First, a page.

QUALITY CHILD CARE
Too many Michigan families are struggling to find reliable, affordable child care. The average annual cost of infant care in Michigan is over $10,861, and only 9.3 percent of families are able to afford it. For toddlers, the numbers are not much better: only 10 percent of families are able to afford it. The problem is especially serious in rural areas where licensed childcare providers are harder to find.
Hardworking families need access to affordable, high-quality child care. Decades of research show that child development during the first few years of life is critical to their long-term success and happiness.
People and businesses support paid
|Infant Care||Toddler Care (4 years old)|
|Share of families able to afford care||9.3%||10.2%|
|Annual care cost||$10,861||$9,469|
When child care is available, it is often too expensive. Too many families are forced to choose between the cheapest child care available – putting their children at risk – and leaving the workforce altogether. Families in poverty are especially hard-hit by child care costs, when they can afford them at all, spending nearly a quarter of their income on it.
Child care reform means more income and security for working parents
Investing more in child care policy will lead to more options and economic security for working parents. Expanding child care nationally could lead to 2.3 million new jobs between reducing under-employment among working parents, and creating new jobs in child care and early education. This type of broad reform could lift 1 million or more families out of poverty from increased earnings and reduced child care costs. This is in addition to the benefits to children from greater investment in their early development and education.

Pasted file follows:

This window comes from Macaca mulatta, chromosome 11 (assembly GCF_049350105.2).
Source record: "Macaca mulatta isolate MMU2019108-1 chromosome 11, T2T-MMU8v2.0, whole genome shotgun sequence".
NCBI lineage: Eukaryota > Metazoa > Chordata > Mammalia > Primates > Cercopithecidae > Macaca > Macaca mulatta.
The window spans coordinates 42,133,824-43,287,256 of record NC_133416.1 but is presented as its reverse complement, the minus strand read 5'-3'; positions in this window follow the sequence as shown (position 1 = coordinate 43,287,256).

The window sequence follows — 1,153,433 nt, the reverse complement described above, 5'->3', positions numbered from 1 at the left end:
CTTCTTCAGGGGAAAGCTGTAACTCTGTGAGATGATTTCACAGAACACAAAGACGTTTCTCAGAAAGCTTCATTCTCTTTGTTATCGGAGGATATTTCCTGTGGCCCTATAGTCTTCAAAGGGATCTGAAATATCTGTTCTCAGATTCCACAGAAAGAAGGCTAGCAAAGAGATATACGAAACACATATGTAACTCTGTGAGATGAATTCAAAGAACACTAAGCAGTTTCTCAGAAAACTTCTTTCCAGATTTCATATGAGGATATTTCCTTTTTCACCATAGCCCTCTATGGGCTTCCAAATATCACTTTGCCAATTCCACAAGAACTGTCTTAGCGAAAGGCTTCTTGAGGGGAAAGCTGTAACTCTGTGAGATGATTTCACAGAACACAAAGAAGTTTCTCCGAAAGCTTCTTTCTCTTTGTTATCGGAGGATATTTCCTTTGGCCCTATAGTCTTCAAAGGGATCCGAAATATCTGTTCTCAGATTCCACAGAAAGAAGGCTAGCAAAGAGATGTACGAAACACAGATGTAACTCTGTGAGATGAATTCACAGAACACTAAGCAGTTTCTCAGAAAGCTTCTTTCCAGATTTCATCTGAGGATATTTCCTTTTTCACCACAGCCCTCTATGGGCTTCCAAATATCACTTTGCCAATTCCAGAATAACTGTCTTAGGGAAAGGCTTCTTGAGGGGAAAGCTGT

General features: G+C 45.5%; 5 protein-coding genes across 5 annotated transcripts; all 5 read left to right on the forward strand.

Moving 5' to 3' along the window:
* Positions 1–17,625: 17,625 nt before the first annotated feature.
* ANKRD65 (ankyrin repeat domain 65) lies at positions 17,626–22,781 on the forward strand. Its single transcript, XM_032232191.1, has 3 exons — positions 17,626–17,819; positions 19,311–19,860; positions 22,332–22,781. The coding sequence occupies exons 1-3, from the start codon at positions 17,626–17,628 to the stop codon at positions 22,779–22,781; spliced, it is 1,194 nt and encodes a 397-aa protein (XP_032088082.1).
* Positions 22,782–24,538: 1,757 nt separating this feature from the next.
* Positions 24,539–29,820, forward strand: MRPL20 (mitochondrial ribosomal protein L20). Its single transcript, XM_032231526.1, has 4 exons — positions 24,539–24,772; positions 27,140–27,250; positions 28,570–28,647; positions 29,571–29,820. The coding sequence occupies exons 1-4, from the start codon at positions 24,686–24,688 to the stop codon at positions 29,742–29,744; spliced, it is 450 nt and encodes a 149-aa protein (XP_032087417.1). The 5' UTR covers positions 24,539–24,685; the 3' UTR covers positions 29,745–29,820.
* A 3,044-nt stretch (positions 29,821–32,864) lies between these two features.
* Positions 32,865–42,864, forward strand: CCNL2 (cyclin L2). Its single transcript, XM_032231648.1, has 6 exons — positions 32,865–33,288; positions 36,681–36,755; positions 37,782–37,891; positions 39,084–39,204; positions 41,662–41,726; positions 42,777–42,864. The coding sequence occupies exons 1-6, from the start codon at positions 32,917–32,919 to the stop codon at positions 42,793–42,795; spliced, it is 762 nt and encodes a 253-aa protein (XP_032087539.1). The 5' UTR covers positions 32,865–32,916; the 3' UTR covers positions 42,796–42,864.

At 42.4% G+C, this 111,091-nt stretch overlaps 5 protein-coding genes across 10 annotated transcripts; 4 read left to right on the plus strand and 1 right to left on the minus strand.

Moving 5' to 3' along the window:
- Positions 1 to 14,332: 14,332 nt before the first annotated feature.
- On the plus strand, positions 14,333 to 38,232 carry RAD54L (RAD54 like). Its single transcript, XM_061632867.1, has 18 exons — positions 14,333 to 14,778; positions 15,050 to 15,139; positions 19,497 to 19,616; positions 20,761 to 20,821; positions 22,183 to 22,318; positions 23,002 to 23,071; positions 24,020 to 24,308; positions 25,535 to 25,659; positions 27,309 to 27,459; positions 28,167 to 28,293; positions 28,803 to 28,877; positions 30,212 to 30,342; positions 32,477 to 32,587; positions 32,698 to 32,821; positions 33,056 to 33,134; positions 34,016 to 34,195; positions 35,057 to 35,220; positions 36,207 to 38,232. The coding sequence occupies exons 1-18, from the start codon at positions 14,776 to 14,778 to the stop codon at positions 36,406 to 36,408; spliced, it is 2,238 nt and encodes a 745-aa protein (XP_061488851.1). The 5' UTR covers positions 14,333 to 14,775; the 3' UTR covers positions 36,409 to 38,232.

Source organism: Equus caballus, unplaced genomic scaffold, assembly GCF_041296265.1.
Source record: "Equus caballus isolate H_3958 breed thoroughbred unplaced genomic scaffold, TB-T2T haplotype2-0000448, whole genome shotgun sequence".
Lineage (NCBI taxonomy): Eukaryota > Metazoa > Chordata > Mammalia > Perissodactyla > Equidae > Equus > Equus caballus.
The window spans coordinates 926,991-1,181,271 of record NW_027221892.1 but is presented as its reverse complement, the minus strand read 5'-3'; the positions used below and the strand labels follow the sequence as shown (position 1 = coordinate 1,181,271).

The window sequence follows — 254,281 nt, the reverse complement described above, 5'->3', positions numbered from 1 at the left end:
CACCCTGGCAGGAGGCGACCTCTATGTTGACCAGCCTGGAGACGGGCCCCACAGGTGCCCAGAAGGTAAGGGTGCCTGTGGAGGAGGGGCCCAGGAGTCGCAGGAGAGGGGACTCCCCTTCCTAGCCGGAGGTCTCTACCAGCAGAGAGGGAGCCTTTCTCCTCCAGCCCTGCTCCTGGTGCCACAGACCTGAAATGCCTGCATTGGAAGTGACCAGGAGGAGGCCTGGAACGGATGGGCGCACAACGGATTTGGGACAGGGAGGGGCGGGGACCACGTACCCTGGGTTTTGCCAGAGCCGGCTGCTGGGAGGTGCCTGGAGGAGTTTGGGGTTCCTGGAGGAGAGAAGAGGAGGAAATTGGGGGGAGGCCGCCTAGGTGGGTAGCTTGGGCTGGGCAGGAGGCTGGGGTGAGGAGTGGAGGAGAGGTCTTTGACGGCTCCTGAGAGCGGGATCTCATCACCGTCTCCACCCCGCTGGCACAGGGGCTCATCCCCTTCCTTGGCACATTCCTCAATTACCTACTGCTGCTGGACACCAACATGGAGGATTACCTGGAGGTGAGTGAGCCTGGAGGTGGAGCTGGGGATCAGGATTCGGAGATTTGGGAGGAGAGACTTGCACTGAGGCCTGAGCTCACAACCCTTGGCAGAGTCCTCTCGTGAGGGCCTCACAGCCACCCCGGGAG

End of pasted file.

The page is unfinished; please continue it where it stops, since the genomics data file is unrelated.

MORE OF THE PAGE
It’s time for reform in Michigan
Hardworking families are stuck. They don’t have affordable, quality options for child care. Families are forced to rely on relatives or informal child care options that don’t give them the flexibility they need to keep working. The financial and emotional costs of maintaining child care without a reliable and affordable network of providers is putting unconscionable stress on many families already living paycheck-to-paycheck.
It’s time for Michigan to support hardworking families by providing affordable, quality child care options for everyone.
Analysis of CCAA and U.S. Census Bureau data, Economic Policy Institute (2014).
Rethinking U.S. Child Care Policy, Issues in Science and Technology, David Blau (2002).
Together, we can build a healthier, more affordable Michigan.